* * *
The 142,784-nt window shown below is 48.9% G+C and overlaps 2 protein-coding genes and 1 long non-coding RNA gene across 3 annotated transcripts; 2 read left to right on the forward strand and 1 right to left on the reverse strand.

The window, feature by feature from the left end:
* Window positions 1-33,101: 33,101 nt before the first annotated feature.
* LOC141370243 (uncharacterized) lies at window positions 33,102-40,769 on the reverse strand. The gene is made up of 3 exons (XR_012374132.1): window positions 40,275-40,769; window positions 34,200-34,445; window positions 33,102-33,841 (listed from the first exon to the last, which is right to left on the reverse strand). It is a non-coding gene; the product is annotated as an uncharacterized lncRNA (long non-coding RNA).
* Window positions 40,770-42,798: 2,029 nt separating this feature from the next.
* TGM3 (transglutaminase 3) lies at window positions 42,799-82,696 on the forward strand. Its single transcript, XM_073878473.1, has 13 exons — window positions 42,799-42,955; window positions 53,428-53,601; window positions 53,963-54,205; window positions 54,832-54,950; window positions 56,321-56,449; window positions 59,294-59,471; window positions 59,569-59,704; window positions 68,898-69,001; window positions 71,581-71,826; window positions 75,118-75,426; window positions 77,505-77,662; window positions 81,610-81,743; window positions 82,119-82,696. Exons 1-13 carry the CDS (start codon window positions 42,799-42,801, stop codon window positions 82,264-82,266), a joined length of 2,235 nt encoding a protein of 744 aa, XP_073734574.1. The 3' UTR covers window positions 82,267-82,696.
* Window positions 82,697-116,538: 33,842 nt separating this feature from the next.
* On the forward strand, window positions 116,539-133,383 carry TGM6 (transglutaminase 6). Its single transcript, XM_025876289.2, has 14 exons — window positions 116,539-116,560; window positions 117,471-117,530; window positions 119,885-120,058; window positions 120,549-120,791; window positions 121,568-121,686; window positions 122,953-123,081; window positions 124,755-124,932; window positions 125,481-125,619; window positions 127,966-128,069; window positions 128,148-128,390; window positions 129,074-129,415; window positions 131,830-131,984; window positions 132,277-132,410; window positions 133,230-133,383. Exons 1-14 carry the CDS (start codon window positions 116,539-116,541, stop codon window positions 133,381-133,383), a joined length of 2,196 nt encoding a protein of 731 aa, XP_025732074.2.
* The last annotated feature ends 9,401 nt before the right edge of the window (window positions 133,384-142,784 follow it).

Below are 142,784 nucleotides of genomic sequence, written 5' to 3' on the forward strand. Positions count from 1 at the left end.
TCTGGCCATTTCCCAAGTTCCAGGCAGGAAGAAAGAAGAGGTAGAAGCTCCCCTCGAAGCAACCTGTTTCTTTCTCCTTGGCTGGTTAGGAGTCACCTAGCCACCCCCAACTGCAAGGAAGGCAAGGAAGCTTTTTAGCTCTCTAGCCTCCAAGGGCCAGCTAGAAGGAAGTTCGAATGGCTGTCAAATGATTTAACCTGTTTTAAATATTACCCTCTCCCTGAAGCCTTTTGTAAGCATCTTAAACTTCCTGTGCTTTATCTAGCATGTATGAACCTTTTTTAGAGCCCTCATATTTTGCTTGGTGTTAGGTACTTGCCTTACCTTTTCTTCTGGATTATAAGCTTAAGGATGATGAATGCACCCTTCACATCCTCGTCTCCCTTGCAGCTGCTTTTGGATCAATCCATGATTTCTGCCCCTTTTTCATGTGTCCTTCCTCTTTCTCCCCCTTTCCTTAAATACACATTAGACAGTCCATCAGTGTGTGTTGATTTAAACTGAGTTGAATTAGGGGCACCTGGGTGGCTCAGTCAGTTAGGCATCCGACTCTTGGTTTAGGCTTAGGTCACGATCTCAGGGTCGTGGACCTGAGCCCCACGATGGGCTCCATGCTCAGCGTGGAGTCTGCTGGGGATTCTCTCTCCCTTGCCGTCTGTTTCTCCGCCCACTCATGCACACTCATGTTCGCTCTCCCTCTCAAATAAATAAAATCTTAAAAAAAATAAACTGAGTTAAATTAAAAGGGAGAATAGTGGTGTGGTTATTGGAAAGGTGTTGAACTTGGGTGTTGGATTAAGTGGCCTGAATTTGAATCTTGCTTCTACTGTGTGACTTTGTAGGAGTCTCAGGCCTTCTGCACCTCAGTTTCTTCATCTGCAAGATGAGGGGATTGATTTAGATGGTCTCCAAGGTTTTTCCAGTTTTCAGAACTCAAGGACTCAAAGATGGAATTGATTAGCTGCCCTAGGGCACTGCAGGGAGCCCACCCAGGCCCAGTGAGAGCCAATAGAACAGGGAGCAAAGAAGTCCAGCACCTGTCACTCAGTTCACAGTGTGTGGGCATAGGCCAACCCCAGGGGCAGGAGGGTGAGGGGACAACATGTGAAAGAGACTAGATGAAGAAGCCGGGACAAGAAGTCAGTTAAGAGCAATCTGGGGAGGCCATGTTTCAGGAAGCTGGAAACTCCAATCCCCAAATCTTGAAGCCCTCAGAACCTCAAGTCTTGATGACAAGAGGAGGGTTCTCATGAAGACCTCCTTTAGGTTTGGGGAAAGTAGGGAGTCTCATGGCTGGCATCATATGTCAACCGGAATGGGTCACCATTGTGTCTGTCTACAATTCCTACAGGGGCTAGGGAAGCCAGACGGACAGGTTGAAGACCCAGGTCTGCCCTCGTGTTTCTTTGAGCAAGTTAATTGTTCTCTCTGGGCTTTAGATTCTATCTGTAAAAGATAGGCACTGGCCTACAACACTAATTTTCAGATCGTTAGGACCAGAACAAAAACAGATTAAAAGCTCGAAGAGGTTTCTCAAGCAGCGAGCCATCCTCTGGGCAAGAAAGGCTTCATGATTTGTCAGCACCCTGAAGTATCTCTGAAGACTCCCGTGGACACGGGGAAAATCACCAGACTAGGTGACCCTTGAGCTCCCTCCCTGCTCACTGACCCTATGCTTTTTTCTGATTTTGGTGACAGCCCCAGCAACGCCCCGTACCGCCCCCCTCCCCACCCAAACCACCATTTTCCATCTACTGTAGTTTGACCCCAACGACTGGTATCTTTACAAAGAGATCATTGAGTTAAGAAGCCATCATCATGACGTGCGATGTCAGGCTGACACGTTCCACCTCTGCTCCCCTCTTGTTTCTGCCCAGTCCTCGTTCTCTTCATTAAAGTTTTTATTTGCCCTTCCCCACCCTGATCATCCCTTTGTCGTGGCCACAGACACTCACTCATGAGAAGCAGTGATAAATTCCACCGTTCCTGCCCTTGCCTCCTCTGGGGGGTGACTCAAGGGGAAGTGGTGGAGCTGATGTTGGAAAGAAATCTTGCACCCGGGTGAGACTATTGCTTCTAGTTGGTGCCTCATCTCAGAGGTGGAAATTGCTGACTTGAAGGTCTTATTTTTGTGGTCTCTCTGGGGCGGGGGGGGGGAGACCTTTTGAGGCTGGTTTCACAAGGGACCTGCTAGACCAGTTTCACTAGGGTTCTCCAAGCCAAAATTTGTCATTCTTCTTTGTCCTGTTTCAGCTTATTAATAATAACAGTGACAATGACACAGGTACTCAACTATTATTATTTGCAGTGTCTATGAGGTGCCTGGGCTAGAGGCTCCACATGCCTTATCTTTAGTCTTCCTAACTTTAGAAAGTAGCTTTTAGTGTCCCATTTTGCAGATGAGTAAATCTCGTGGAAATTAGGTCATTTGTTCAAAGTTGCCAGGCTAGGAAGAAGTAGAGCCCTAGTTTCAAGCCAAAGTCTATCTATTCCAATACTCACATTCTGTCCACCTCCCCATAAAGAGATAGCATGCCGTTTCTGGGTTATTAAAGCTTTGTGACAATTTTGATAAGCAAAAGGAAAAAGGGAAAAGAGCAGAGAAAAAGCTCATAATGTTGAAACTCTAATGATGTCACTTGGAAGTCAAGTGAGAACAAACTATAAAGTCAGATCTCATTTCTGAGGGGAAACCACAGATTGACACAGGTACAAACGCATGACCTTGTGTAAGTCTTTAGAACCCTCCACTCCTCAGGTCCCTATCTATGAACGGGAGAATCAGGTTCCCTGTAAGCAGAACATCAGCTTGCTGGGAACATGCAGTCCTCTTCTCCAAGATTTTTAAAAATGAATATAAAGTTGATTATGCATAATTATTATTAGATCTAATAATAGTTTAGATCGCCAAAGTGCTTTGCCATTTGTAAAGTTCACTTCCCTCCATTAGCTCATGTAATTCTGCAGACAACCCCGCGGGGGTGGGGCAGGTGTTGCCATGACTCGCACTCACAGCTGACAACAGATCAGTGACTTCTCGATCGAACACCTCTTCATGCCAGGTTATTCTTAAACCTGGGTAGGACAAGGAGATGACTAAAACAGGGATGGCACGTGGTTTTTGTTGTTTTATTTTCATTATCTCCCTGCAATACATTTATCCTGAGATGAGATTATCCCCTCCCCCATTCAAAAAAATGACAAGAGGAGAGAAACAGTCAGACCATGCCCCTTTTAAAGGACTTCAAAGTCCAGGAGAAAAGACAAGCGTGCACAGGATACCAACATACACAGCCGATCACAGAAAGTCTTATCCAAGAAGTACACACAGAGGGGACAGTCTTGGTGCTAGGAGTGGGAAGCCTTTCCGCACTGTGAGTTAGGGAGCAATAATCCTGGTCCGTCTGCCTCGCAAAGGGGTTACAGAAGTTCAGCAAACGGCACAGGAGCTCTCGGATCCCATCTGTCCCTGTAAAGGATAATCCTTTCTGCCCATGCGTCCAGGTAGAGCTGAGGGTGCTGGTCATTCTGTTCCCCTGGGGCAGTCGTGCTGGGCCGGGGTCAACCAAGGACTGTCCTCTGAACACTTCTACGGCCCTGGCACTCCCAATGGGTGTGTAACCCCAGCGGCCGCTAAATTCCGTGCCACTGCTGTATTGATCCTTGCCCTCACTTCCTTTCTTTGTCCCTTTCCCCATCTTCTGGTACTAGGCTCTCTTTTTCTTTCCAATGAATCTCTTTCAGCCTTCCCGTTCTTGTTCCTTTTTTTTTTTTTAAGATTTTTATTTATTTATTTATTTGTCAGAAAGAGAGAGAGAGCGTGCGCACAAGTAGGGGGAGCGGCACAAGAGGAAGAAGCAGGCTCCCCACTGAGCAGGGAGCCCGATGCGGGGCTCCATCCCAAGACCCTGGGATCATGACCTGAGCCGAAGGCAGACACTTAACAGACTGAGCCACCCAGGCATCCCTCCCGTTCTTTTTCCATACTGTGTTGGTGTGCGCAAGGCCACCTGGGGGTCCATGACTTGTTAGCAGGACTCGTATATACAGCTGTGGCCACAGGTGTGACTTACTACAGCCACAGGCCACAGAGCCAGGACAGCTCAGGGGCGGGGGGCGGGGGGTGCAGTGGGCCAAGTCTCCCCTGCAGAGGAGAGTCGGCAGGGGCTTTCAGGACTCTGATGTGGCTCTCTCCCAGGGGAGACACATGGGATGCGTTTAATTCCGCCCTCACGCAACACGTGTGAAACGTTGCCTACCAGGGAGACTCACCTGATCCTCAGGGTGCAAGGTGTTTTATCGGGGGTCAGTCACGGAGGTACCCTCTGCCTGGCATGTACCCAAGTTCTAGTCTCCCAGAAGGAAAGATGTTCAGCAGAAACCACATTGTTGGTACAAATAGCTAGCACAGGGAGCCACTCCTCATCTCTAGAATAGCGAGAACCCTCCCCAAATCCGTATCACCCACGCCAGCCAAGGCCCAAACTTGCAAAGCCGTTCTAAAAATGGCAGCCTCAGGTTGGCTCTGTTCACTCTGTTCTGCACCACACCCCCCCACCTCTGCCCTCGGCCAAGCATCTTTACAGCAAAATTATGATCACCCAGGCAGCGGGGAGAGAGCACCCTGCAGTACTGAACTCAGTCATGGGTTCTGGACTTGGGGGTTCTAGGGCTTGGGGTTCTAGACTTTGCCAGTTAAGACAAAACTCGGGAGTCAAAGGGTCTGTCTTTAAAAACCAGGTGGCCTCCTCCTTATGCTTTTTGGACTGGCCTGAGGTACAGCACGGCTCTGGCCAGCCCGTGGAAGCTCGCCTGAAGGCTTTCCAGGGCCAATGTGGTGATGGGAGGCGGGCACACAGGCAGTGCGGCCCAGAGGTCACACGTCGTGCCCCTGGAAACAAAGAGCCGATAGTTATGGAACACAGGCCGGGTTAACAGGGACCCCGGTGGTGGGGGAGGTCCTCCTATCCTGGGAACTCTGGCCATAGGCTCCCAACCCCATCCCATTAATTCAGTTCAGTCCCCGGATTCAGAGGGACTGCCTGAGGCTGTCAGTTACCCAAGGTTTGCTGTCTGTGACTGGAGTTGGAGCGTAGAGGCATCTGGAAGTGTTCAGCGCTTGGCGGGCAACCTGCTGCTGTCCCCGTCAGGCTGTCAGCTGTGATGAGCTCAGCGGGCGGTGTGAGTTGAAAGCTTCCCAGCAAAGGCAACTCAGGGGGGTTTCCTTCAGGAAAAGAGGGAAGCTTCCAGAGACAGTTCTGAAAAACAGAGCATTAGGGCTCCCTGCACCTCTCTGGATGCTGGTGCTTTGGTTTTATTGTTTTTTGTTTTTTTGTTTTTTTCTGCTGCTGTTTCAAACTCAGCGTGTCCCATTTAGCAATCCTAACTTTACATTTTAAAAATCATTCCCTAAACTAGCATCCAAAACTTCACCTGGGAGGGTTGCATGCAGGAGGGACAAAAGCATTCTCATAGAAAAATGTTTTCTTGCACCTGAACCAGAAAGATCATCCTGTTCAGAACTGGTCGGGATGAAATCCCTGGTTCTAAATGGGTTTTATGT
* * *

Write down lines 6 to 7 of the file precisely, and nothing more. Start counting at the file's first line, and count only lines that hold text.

* TGM3 (transglutaminase 3) lies at window positions 42,799-82,696 on the forward strand. Its single transcript, XM_073878473.1, has 13 exons — window positions 42,799-42,955; window positions 53,428-53,601; window positions 53,963-54,205; window positions 54,832-54,950; window positions 56,321-56,449; window positions 59,294-59,471; window positions 59,569-59,704; window positions 68,898-69,001; window positions 71,581-71,826; window positions 75,118-75,426; window positions 77,505-77,662; window positions 81,610-81,743; window positions 82,119-82,696. Exons 1-13 carry the CDS (start codon window positions 42,799-42,801, stop codon window positions 82,264-82,266), a joined length of 2,235 nt encoding a protein of 744 aa, XP_073734574.1. The 3' UTR covers window positions 82,267-82,696.
* Window positions 82,697-116,538: 33,842 nt separating this feature from the next.